By Carlos Rojas
Modern Chinese Literature and Culture, no. 1 (Spring 2011), pp. 47-76
In the preface to Lu Xun’s 1918 short story “Diary of a Madman,” the narrator describes his discovery of a journal written by an old acquaintance, and explains that he has decided to transcribe and publish the document “in order that it might be of use to medical doctors (yijia).” This essay asks how, precisely, one might understand this appeal to medicine (yi), and more generally how to understand the relationship between medicine, cultural production, and political reform in early twentieth century China.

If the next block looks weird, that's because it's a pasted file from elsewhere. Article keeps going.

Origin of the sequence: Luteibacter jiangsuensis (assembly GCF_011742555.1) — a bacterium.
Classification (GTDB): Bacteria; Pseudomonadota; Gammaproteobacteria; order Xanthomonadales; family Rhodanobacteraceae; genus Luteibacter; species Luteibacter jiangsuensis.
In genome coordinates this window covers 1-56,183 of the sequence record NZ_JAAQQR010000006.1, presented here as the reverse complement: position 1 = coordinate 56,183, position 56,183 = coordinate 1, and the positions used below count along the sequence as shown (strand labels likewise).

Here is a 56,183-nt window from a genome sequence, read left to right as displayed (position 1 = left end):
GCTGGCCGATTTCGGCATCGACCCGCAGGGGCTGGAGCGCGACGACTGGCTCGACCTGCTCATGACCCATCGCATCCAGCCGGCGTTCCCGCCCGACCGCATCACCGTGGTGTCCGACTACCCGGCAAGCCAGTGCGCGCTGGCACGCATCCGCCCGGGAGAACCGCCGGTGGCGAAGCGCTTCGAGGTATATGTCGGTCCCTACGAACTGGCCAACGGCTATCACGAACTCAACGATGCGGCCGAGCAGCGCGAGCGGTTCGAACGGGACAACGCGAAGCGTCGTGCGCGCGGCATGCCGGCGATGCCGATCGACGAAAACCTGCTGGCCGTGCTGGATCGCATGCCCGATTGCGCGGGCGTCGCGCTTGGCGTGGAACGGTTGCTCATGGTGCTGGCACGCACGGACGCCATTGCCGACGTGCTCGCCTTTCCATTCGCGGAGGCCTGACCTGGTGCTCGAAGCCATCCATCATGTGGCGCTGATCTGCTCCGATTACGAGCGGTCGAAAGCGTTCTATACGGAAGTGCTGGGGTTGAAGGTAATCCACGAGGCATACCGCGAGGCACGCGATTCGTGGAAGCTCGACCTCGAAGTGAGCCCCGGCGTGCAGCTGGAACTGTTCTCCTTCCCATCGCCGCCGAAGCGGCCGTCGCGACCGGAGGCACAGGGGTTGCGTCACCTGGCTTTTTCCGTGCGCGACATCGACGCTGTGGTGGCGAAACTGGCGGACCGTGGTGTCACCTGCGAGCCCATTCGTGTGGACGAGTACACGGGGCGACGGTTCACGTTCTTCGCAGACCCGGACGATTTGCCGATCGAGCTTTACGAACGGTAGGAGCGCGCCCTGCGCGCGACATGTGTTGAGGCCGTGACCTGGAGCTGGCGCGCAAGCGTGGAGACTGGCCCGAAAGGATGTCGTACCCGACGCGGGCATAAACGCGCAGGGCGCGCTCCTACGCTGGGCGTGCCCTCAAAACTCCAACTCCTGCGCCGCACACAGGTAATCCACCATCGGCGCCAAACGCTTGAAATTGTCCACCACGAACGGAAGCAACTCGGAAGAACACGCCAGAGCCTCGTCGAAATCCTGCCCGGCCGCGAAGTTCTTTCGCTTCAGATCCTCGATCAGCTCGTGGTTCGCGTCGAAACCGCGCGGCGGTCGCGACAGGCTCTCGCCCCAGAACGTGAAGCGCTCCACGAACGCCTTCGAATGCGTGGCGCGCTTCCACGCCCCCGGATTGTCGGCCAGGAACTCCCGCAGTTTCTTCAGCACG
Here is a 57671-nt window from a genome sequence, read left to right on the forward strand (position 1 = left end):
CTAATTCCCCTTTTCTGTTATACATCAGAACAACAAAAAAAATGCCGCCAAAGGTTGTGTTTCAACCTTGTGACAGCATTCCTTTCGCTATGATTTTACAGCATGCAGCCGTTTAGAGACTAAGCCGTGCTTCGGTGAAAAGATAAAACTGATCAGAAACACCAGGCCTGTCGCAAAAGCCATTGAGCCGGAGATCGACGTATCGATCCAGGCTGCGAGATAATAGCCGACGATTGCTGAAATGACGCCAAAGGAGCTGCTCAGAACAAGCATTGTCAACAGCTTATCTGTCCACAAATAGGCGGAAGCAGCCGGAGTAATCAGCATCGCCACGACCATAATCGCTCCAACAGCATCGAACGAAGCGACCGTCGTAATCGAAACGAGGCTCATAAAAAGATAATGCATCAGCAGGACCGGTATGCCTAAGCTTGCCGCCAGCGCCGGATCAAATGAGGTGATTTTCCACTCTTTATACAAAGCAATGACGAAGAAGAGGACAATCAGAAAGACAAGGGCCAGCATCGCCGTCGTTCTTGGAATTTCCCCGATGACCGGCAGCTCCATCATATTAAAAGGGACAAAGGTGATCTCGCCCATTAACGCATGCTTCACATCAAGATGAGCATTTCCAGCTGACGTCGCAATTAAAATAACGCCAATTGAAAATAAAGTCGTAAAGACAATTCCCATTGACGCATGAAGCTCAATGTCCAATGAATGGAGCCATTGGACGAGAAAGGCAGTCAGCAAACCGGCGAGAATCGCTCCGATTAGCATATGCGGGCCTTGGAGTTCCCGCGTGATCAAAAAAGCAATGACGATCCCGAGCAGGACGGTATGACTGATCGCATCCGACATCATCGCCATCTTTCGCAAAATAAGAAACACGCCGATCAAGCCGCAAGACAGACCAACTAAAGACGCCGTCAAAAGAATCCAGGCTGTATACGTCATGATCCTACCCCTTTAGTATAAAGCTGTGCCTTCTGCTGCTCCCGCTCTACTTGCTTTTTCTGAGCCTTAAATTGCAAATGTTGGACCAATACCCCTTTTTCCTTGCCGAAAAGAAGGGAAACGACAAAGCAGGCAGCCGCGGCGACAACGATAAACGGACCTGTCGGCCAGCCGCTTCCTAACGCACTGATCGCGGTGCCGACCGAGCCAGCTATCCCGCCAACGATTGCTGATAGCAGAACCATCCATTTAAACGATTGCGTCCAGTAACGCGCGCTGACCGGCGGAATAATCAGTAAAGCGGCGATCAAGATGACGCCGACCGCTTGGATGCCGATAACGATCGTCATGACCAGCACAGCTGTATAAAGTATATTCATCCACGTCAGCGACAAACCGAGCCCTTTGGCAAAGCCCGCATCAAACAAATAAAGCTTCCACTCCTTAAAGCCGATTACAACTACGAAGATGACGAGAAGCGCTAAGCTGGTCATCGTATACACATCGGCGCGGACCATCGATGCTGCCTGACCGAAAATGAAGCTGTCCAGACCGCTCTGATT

To address these question, the essay approaches Lu Xun’s story via its broader literary context–including a set of contemporary New Youth essays that propose a microbiological model to explain societal reform, suggesting that political reformers are comparable to the immune system’s white blood cells. This immunological model, however, is haunted by the necessary possibility that the immune system may mistakenly begin attacking the body’s own healthy tissue. At a metaphorical level, this possibility of immunological collapse serves as a reminder that political reform is similarly grounded on a process of reading and recognition, and consequently contains the necessary possibility that reformers may mistakenly attack “healthy” elements of society itself. Seen in these terms, Lu Xun’s famous trope of cannibalism in “Diary of a Madman” becomes a symbol not only of the target of reformist efforts, but also of the destructive misdirection of those reformist efforts themselves.